Concerns about the safety of Faulder’s water supply remain a problem for the Regional District of Okanagan Similkameen.
In 2007, the Interior Health Authority issued a water quality advisory because of the uranium content.
At the time, Health Canada had decreased the acceptable uranium concentration in drinking water from 0.1 milligrams per litre to 0.02 milligrams per litre. Faulder’s water averages 0.028 milligrams per litre. When the advisory was issued, Faulder residents raised concerns about the level of uranium in their drinking water supply.
Anyone on a community water system should expect to have a good and safe water supply, but bringing Faulder’s water up to the standards will be a challenge. There are around 80 homes in Faulder and any solution will have a high per-unit cost.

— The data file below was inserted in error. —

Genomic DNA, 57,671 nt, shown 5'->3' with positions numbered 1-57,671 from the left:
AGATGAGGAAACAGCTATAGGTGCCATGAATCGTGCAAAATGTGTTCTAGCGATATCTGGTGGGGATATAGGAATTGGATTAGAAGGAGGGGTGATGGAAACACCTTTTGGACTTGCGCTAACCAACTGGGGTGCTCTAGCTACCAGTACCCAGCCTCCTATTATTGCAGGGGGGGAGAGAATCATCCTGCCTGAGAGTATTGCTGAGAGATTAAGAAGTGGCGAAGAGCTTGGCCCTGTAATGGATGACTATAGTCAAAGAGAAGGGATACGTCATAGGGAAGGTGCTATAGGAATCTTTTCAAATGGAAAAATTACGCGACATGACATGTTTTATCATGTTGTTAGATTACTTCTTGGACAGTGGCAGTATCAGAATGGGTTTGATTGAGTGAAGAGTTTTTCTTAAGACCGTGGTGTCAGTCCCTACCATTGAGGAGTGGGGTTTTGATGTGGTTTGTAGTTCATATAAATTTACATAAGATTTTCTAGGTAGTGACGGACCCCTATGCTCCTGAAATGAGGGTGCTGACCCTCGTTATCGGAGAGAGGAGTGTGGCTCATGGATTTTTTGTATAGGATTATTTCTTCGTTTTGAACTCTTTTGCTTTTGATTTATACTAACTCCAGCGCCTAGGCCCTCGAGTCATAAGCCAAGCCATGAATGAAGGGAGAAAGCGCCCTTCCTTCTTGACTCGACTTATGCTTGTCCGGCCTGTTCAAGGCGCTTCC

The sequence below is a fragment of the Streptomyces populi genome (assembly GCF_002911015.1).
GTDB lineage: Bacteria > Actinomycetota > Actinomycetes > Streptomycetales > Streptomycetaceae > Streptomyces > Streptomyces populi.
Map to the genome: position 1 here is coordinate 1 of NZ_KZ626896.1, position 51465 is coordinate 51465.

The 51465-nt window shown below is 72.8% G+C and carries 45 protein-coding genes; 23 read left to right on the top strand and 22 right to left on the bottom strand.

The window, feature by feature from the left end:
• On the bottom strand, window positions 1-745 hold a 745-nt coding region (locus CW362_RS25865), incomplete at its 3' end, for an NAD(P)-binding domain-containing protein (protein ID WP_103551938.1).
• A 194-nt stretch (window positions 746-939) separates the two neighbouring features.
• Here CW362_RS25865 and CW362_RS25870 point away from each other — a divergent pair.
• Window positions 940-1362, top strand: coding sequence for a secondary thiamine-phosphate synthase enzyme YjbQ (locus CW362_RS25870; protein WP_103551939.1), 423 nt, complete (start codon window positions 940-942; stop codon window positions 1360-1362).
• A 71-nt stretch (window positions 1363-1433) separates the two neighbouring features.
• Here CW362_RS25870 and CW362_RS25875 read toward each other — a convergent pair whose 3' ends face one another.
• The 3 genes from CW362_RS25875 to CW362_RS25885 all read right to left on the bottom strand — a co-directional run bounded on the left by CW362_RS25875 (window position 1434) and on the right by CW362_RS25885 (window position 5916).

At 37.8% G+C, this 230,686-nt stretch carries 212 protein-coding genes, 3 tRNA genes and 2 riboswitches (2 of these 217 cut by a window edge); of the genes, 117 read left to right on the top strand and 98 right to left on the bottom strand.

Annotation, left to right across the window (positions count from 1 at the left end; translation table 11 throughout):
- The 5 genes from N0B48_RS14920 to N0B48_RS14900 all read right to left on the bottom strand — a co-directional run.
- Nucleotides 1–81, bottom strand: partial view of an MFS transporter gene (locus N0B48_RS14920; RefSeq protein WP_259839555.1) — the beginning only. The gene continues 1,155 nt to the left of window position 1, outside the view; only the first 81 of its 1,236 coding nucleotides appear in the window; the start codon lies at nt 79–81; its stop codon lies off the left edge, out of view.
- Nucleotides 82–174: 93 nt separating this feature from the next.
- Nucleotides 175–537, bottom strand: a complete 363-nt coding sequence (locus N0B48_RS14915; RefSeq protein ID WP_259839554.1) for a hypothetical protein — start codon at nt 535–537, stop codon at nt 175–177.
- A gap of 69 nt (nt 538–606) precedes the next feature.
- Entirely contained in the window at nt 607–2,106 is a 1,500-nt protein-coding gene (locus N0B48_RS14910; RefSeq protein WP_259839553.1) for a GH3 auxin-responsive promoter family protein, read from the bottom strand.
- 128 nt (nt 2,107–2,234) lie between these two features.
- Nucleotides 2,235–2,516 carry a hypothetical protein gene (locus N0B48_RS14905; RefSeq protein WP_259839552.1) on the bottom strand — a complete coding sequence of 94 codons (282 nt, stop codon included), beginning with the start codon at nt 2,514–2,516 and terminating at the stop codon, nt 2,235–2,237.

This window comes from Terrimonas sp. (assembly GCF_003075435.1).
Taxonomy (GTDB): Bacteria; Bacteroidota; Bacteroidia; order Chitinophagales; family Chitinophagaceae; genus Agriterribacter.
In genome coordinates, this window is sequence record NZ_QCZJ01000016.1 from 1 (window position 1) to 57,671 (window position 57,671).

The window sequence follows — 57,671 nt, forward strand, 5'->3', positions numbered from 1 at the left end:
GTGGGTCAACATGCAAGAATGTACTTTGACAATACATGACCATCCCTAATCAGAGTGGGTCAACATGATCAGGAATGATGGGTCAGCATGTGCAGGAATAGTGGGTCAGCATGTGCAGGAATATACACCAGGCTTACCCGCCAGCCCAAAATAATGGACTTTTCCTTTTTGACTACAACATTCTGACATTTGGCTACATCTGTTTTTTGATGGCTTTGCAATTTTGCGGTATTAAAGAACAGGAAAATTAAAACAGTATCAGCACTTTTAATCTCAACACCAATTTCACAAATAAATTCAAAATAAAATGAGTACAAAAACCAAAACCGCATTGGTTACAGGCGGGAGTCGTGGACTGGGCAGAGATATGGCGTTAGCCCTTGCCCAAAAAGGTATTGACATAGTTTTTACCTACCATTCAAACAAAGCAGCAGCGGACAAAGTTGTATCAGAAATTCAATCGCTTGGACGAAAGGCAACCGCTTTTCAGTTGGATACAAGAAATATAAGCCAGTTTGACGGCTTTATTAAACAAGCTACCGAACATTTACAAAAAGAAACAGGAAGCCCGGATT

In addition to the high level of uranium, the Regional District has an additional water problem in Faulder, since the aquifer level in the region has dropped.
While the aquifer level recharged in 2011, the low level earlier has forced the regional district to examine its options to supply Faulder and area residents with a steady and safe water supply.
In 2010, the Regional District considered a $2-million pipeline to connect Faulder to Summerland’s water supply, but that option was later ruled out as being too costly.
The Regional District is now accepting proposals for systems to remove the uranium from the water supply. No matter which option is eventually selected, it will prove costly.
Still, there is no way the Regional District can choose to simply ignore the supply problems in Faulder or leave residents to find solutions on their own.
This is one instance where there are no quick, cheap or simple solutions.